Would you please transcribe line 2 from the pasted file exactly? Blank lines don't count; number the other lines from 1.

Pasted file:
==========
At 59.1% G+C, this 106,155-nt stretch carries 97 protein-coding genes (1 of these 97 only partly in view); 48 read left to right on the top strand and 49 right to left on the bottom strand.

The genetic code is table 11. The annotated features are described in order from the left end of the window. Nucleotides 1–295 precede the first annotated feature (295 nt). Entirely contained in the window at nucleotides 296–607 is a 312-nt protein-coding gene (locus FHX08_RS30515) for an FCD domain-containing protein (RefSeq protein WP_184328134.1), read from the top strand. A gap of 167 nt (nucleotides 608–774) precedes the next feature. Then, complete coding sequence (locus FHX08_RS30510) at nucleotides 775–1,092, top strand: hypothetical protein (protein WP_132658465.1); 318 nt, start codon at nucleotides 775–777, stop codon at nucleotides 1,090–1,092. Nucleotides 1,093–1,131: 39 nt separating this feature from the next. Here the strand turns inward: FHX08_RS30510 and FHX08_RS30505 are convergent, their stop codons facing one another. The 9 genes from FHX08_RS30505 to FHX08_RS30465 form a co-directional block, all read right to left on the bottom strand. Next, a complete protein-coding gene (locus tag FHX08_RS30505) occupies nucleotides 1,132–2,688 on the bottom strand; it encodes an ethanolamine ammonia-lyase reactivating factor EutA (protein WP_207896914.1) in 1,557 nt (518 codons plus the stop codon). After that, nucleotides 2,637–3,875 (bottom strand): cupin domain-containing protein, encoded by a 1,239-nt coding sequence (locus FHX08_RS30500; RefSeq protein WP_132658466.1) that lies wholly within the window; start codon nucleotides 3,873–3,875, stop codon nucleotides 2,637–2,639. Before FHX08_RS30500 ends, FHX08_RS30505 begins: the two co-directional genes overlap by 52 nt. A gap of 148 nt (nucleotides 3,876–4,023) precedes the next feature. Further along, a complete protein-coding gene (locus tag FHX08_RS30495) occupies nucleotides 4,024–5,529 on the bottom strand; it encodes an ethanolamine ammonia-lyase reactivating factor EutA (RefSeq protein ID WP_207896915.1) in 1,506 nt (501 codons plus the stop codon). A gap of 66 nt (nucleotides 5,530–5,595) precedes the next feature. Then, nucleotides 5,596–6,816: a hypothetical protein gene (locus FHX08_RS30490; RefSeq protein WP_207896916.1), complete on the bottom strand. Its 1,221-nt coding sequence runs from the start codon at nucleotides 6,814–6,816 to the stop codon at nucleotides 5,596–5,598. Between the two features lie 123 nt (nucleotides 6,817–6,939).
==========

The genetic code is table 11. The annotated features are described in order from the left end of the window. Nucleotides 1–295 precede the first annotated feature (295 nt). Entirely contained in the window at nucleotides 296–607 is a 312-nt protein-coding gene (locus FHX08_RS30515) for an FCD domain-containing protein (RefSeq protein WP_184328134.1), read from the top strand. A gap of 167 nt (nucleotides 608–774) precedes the next feature. Then, complete coding sequence (locus FHX08_RS30510) at nucleotides 775–1,092, top strand: hypothetical protein (protein WP_132658465.1); 318 nt, start codon at nucleotides 775–777, stop codon at nucleotides 1,090–1,092. Nucleotides 1,093–1,131: 39 nt separating this feature from the next. Here the strand turns inward: FHX08_RS30510 and FHX08_RS30505 are convergent, their stop codons facing one another. The 9 genes from FHX08_RS30505 to FHX08_RS30465 form a co-directional block, all read right to left on the bottom strand. Next, a complete protein-coding gene (locus tag FHX08_RS30505) occupies nucleotides 1,132–2,688 on the bottom strand; it encodes an ethanolamine ammonia-lyase reactivating factor EutA (protein WP_207896914.1) in 1,557 nt (518 codons plus the stop codon). After that, nucleotides 2,637–3,875 (bottom strand): cupin domain-containing protein, encoded by a 1,239-nt coding sequence (locus FHX08_RS30500; RefSeq protein WP_132658466.1) that lies wholly within the window; start codon nucleotides 3,873–3,875, stop codon nucleotides 2,637–2,639. Before FHX08_RS30500 ends, FHX08_RS30505 begins: the two co-directional genes overlap by 52 nt. A gap of 148 nt (nucleotides 3,876–4,023) precedes the next feature. Further along, a complete protein-coding gene (locus tag FHX08_RS30495) occupies nucleotides 4,024–5,529 on the bottom strand; it encodes an ethanolamine ammonia-lyase reactivating factor EutA (RefSeq protein ID WP_207896915.1) in 1,506 nt (501 codons plus the stop codon). A gap of 66 nt (nucleotides 5,530–5,595) precedes the next feature. Then, nucleotides 5,596–6,816: a hypothetical protein gene (locus FHX08_RS30490; RefSeq protein WP_207896916.1), complete on the bottom strand. Its 1,221-nt coding sequence runs from the start codon at nucleotides 6,814–6,816 to the stop codon at nucleotides 5,596–5,598. Between the two features lie 123 nt (nucleotides 6,817–6,939).